Rockin' Acoustic Circus

Rockin' Acoustic Circus


Turning heads with astounding talent & musicianship beyond their years, this regional favorite is quickly morphing into a group with nationally recognized aspirations. With acoustical fused music influenced by bluegrass, to jazz & even rock-n-roll, makes them an incredible listening experience!


Throughout the 60 plus year history of bluegrass music, several young people started breaking musical molds at an early age –Ricky Skaggs, Sam Bush, and Chris Thile to name just a few. It appears the Rockin’ Acoustic Circus is one such group pushing these musical boundaries in their youth. Turning heads with an overflowing talent pool and musicianship beyond their years, this six-piece ensemble comprised of five teens and one musical veteran are wowing crowds and critics alike. Quickly morphing from a well-received regional favorite into a group with nationally recognized aspirations, they’ve already blown away folks at award winning music festivals and shared the stage with well-known artists like Sam Bush, John Cowan, Darol Anger and Byron Berline. Next on the horizon appears to be one small step for bluegrass, but one giant leap for RAC.
“This band is open to all styles of music and they are hardworking,” says veteran musician, Rick Morton, guitarist and leader of the Rockin’ Acoustic Circus. Morton once made a career out of fighting four-alarm fires, but now, as “ringmaster” of RAC, is fanning the flames of one of Oklahoma’s hottest up-and-coming bands. “We really don’t talk much about where it all might lead. If we play on a level that’s consistent, exciting and fun, then where we play and when we play and how far we’ll go will take care of itself.”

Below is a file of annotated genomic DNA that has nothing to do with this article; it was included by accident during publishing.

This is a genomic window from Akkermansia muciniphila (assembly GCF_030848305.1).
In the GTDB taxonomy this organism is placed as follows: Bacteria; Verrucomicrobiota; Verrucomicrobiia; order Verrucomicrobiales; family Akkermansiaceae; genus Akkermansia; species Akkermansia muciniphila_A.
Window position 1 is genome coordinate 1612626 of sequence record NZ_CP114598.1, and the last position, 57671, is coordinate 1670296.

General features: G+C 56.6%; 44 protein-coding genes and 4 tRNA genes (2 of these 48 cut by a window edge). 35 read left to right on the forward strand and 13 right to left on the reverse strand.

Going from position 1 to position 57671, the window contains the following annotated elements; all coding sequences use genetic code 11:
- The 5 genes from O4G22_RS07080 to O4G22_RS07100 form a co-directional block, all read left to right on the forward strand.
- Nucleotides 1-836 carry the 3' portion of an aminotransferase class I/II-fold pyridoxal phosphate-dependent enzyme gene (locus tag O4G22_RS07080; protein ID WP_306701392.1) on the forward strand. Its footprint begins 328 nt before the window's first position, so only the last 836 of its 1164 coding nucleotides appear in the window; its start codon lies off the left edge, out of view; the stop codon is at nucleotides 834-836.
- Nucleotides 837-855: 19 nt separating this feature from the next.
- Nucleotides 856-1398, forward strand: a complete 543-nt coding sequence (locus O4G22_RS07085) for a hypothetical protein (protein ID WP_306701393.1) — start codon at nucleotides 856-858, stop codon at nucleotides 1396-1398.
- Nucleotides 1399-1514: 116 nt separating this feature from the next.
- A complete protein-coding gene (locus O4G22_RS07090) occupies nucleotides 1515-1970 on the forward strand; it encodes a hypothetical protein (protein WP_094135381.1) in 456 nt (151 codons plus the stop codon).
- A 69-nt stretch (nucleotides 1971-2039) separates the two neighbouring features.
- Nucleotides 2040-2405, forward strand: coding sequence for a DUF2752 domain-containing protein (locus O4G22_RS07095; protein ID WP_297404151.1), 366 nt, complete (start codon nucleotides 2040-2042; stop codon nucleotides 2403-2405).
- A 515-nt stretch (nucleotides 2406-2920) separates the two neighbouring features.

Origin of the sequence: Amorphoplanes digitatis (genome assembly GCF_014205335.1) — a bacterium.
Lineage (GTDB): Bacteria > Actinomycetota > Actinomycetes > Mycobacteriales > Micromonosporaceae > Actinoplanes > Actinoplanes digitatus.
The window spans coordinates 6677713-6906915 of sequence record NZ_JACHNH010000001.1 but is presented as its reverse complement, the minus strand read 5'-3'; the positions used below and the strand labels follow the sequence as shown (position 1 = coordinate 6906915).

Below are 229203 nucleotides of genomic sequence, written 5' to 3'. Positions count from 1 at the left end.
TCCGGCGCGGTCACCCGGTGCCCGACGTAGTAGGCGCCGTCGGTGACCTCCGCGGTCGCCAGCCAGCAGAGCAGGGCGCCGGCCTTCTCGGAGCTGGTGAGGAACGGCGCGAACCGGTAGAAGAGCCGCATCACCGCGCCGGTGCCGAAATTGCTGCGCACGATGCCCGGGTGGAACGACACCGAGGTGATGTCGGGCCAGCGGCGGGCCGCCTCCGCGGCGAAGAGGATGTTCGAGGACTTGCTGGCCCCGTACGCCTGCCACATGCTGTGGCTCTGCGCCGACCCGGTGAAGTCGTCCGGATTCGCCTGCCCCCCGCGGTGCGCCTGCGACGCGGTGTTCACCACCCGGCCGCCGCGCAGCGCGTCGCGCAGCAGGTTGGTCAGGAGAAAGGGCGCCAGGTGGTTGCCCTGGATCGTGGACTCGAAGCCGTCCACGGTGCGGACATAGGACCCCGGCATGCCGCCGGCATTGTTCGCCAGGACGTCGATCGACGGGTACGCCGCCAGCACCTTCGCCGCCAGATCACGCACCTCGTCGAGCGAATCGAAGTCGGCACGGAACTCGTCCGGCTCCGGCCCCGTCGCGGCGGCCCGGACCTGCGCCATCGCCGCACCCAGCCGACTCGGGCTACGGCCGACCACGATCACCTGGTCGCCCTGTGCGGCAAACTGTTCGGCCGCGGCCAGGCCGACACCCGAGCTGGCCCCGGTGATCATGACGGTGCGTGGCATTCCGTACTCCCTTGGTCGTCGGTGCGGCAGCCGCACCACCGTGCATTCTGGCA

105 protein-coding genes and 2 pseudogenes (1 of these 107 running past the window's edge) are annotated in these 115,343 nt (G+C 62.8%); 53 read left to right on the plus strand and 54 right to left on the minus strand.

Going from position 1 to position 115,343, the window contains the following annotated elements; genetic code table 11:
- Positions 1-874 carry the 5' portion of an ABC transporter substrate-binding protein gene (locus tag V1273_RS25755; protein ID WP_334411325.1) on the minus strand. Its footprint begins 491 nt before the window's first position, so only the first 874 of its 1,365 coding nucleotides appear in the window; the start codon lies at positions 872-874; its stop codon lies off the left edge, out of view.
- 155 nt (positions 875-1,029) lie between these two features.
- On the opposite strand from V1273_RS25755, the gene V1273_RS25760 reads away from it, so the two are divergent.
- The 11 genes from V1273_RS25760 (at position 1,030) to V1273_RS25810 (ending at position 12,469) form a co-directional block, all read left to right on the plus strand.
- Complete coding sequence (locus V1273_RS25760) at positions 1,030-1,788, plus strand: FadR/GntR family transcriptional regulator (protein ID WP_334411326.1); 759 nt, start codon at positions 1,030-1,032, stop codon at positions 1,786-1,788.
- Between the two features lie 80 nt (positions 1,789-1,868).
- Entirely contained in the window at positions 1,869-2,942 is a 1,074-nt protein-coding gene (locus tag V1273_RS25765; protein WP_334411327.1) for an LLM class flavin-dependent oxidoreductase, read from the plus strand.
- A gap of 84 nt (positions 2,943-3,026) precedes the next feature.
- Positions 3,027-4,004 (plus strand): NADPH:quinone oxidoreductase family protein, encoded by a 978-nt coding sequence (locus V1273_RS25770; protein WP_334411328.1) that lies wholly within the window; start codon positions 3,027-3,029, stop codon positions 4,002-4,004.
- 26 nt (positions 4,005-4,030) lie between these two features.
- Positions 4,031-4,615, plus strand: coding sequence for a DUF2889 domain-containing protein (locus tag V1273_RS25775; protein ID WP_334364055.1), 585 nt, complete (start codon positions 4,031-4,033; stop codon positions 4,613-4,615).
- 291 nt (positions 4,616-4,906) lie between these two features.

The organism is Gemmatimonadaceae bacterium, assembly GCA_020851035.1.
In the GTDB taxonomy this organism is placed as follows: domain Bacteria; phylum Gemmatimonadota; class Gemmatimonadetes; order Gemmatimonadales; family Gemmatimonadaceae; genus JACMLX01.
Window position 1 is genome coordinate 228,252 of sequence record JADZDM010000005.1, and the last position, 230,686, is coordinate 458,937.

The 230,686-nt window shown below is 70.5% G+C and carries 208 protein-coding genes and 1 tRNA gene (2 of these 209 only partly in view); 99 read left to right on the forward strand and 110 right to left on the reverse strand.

Morton’s an outstanding instrumentalist - playing fiddle, guitar and mandolin, has already had quite a musical career. He won a national talent contest with Ronnie Dunn just before Dunn hit the big time with partner Kix Brooks. He’s also worked with such artists as Ricky Skaggs, George Strait, and Kathy Mattea. In 1994, he recorded and played fiddle with The Tractors on their debut album, which was Grammy-nominated and sold more than three million copies.
The rest of this young band members may not have had the years of experience as Morton, but all have spent a good portion of their young lives playing music. Defining the groove with his “Dawg-inspired” mandolin chops, Sterling Abernathy, is an accomplished player with a couple of contest championships under his belt and Iron Chef of the eight-string. He makes older mandolin players so jealous their F-styles turn green. Eric Dysart’s impressive list of fiddling achievements includes being a finalist in the Nashville-based Grand Masters Fiddle Championship. His fiddle playing is virtuosic with his left hand as smooth and unyielding as his bow hand. Voted “best hair in the band,” and playing banjo for only a few years, Carson Clemishire has licks to spare and banjo rolls to be reckoned with, plus, he’s already earned a first place contest finish. Emma Hardin, “bluegrass cellist” for RAC is not only an accomplished young classical cellist, but is breaking ground by innovatively chartering a journey into new musical territory with the “bluegrass cello.” Watching Emma’s brother, Zac Hardin (also classically trained) play bass, is like watching a man wrestle a bear, but kidding aside, that bear is not going to win. Young Zac can really plunk the stain off that bull-fiddle and rounds out the group as if the bases were loaded and Hank Aaron was up to bat.
The Circus caught the attention of Oklahoma bluegrass legend, Bryon Berline, a three-time national fiddle champion and director of the Oklahoma International Bluegrass Festival. Berline says the thing that impresses him the most about RAC is they strive for originality, bringing their own distinctive style to bluegrass standards. “They step out and do traditional music their own way,” he says. “They’re not copycats and you see copycats all the time in bluegrass. They bring their own style and feel to the music.”